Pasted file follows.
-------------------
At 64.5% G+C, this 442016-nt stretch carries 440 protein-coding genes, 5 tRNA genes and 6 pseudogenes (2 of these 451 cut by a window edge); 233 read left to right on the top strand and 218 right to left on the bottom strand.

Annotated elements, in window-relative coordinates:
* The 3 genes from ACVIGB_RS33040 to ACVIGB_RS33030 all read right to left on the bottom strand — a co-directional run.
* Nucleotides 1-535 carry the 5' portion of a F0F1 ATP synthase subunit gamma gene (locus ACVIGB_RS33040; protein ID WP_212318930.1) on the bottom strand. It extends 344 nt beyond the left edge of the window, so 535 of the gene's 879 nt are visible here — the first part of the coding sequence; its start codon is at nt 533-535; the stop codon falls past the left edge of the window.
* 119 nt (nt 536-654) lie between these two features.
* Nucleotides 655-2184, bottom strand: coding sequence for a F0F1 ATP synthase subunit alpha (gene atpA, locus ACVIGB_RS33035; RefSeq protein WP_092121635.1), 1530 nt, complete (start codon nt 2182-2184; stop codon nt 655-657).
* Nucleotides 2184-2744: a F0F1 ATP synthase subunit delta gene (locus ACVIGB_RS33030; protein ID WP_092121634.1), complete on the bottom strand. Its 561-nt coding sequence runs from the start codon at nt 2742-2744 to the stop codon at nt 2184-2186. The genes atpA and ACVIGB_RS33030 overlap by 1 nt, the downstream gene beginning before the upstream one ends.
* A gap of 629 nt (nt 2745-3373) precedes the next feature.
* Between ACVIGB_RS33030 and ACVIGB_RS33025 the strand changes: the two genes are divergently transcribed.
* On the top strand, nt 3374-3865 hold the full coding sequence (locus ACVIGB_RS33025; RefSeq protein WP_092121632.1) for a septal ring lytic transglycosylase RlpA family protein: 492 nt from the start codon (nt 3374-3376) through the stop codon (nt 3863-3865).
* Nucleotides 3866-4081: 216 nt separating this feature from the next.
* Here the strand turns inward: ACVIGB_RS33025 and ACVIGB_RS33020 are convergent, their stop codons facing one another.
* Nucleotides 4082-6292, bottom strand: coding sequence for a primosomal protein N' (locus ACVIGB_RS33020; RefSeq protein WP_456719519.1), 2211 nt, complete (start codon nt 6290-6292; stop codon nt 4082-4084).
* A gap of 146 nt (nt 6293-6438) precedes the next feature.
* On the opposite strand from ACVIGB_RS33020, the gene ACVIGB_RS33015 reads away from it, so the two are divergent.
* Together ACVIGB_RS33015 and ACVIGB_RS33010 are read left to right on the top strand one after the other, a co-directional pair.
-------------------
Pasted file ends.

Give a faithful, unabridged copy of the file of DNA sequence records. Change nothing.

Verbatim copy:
At 64.5% G+C, this 442016-nt stretch carries 440 protein-coding genes, 5 tRNA genes and 6 pseudogenes (2 of these 451 cut by a window edge); 233 read left to right on the top strand and 218 right to left on the bottom strand.

Annotated elements, in window-relative coordinates:
* The 3 genes from ACVIGB_RS33040 to ACVIGB_RS33030 all read right to left on the bottom strand — a co-directional run.
* Nucleotides 1-535 carry the 5' portion of a F0F1 ATP synthase subunit gamma gene (locus ACVIGB_RS33040; protein ID WP_212318930.1) on the bottom strand. It extends 344 nt beyond the left edge of the window, so 535 of the gene's 879 nt are visible here — the first part of the coding sequence; its start codon is at nt 533-535; the stop codon falls past the left edge of the window.
* 119 nt (nt 536-654) lie between these two features.
* Nucleotides 655-2184, bottom strand: coding sequence for a F0F1 ATP synthase subunit alpha (gene atpA, locus ACVIGB_RS33035; RefSeq protein WP_092121635.1), 1530 nt, complete (start codon nt 2182-2184; stop codon nt 655-657).
* Nucleotides 2184-2744: a F0F1 ATP synthase subunit delta gene (locus ACVIGB_RS33030; protein ID WP_092121634.1), complete on the bottom strand. Its 561-nt coding sequence runs from the start codon at nt 2742-2744 to the stop codon at nt 2184-2186. The genes atpA and ACVIGB_RS33030 overlap by 1 nt, the downstream gene beginning before the upstream one ends.
* A gap of 629 nt (nt 2745-3373) precedes the next feature.
* Between ACVIGB_RS33030 and ACVIGB_RS33025 the strand changes: the two genes are divergently transcribed.
* On the top strand, nt 3374-3865 hold the full coding sequence (locus ACVIGB_RS33025; RefSeq protein WP_092121632.1) for a septal ring lytic transglycosylase RlpA family protein: 492 nt from the start codon (nt 3374-3376) through the stop codon (nt 3863-3865).
* Nucleotides 3866-4081: 216 nt separating this feature from the next.
* Here the strand turns inward: ACVIGB_RS33025 and ACVIGB_RS33020 are convergent, their stop codons facing one another.
* Nucleotides 4082-6292, bottom strand: coding sequence for a primosomal protein N' (locus ACVIGB_RS33020; RefSeq protein WP_456719519.1), 2211 nt, complete (start codon nt 6290-6292; stop codon nt 4082-4084).
* A gap of 146 nt (nt 6293-6438) precedes the next feature.
* On the opposite strand from ACVIGB_RS33020, the gene ACVIGB_RS33015 reads away from it, so the two are divergent.
* Together ACVIGB_RS33015 and ACVIGB_RS33010 are read left to right on the top strand one after the other, a co-directional pair.